Taking Recess

I just read in the New York Times that recess is crucial for kids, according to dozens of recent scientific studies, because kids need time to play aimlessly in order to balance out the focused concentration that the rest of school requires. This article added that walks in the woods are better than medicine at curing hyperactivity. This all makes good sense to me.

So I’m trying to find my own recess periods and my own walks in the woods.

There’s a part of motherhood that leaves me always rushing, anxious to make sure that Sophie is fed and warm, comfortable and comforted, engaged and loved.

Sophie is good at taking her own recess periods. When she wants to be alone, she announces, “Bye mommy,” and walks away — then runs back to me 90 seconds later to share whatever fascinating thing she has just discovered.

When we make the mistake of over-scheduling her, like last week when Ben invited friends over after Sophie had been in daycare all day, she just went into her room to get the alone-time she wanted. Sometimes she even climbs into her bike-trailer because it’s a comfortable pod, I guess, and it often means a ride to the park anyway.

Ben is good at taking his own recesses too. He doesn’t even say, “Bye,” he just tends to disappear into the garage to work on bikes, or something.

But I need to work on taking my own recesses. Cramming full-time work and nearly-full-time motherhood together means that I sometimes don’t get a lunch break, let alone a recess. Plus I have this annoying guilt that Ben and Sophie seem free of. Adding to the time-crunch, in our house, household chores are out-of-balance. I do too many chores while the rest of the family does too few. Recently I’ve been tempted to imitate the housewive’s strikes of the 1970s — except that I myself want fresh food on clean dishes, so I’m not going to go on strike. I’m just going to try to take more recesses.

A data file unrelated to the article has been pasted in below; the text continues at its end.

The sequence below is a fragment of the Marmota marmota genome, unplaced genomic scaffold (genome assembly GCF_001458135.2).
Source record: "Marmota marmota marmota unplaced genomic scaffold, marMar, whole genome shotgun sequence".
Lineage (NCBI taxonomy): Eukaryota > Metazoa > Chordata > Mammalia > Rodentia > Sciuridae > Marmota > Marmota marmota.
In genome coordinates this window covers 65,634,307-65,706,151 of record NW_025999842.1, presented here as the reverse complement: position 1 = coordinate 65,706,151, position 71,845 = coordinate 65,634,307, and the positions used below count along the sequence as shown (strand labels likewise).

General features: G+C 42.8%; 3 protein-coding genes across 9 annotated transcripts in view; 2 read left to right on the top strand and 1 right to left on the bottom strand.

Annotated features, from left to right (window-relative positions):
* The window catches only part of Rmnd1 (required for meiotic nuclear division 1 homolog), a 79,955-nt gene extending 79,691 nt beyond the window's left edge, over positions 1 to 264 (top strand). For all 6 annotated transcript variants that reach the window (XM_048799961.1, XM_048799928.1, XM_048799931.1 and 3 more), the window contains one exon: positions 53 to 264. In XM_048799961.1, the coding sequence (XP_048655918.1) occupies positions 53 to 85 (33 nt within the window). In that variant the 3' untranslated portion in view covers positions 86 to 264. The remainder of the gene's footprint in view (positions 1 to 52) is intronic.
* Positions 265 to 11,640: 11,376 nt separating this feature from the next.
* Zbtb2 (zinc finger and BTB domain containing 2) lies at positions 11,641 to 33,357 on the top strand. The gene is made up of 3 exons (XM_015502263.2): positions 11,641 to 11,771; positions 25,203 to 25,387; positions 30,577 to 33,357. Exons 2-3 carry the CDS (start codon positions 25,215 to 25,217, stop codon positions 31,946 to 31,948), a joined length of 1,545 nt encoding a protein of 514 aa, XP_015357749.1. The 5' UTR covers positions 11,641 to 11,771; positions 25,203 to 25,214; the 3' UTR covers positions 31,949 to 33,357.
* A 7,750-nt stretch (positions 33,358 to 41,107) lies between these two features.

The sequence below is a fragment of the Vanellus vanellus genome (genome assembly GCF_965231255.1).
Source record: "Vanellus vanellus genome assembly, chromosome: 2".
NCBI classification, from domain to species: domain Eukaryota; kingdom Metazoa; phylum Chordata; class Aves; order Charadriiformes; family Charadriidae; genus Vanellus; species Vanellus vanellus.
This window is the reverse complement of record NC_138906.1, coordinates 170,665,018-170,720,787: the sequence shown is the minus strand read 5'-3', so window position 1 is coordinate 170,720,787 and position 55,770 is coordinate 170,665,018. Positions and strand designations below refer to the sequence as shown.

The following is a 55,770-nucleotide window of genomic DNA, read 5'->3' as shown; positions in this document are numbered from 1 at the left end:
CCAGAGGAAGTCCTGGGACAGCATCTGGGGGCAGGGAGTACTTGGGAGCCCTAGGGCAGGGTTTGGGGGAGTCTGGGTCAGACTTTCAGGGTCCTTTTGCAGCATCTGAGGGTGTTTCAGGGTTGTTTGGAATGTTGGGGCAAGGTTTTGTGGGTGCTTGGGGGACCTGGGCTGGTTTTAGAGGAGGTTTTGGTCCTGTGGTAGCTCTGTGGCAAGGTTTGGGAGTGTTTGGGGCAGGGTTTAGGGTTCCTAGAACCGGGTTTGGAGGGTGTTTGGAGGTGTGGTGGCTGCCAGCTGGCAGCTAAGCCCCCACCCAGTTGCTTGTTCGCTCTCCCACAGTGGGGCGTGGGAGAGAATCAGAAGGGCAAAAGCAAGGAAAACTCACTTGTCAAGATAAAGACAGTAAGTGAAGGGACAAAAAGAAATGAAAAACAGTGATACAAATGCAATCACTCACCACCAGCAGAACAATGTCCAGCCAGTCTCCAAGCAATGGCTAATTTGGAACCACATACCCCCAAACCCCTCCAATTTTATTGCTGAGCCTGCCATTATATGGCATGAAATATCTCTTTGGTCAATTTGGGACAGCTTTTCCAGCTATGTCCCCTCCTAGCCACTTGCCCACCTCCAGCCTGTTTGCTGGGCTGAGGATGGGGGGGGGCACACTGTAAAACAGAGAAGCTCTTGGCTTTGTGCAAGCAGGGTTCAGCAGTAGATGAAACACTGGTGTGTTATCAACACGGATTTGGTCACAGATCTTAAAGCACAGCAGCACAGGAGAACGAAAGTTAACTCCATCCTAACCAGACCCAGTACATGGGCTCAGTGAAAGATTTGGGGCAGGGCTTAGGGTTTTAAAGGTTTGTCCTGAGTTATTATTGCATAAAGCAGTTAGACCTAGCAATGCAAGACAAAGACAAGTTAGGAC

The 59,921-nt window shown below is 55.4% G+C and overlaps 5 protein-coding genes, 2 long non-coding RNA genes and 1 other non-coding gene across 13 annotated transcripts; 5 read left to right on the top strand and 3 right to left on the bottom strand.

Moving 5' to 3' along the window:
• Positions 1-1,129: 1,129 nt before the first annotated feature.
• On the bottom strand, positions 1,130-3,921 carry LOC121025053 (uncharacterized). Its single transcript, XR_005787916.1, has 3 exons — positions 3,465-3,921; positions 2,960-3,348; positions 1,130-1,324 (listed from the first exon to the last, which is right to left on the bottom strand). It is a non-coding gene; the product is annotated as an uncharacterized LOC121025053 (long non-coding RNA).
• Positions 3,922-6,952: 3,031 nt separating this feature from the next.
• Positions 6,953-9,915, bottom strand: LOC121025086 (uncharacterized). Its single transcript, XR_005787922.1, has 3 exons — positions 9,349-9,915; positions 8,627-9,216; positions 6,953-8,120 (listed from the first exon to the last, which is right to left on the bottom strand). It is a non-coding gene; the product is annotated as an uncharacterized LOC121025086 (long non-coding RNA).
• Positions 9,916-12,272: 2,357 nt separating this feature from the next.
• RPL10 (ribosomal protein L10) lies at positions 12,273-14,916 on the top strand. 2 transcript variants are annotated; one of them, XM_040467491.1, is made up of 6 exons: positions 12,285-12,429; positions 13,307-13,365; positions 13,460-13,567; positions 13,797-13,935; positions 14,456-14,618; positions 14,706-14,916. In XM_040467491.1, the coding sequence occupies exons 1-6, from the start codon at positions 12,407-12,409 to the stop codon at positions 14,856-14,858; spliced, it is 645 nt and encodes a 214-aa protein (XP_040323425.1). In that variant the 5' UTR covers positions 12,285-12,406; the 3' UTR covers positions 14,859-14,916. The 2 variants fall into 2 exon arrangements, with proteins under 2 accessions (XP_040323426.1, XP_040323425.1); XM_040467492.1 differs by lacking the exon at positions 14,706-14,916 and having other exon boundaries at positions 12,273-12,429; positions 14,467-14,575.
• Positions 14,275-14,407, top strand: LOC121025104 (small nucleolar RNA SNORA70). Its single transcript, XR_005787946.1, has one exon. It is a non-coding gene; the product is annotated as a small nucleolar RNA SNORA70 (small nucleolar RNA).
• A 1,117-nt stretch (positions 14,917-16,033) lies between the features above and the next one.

But it’s all easier said than done. Case in point: on Sunday, a friend had a party in the afternoon. Perfect for us, I thought, we could go as a family without running into Sophie’s bedtime. Ben enjoyed the party, but I spent the whole time following Sophie around, trying to keep her safe. She probably could have negotiated with the bratty 8-year-old without me intervening, and, yes, another adult probably would have grabbed her after she ran out the front door towards the busy street, but it didn’t feel like a risk I was willing to take. So I trailed Sophie, kept her away from the street, got her a juice-box and endless plates of hummus, changed her diapers, translated her speech for other adults, wore her in the sling, spotted her while she jumped on the bed, kept her from spilling rice or applesauce everywhere, and never got to have an adult conversation, or even get myself a full drink of water.

I need more recess.

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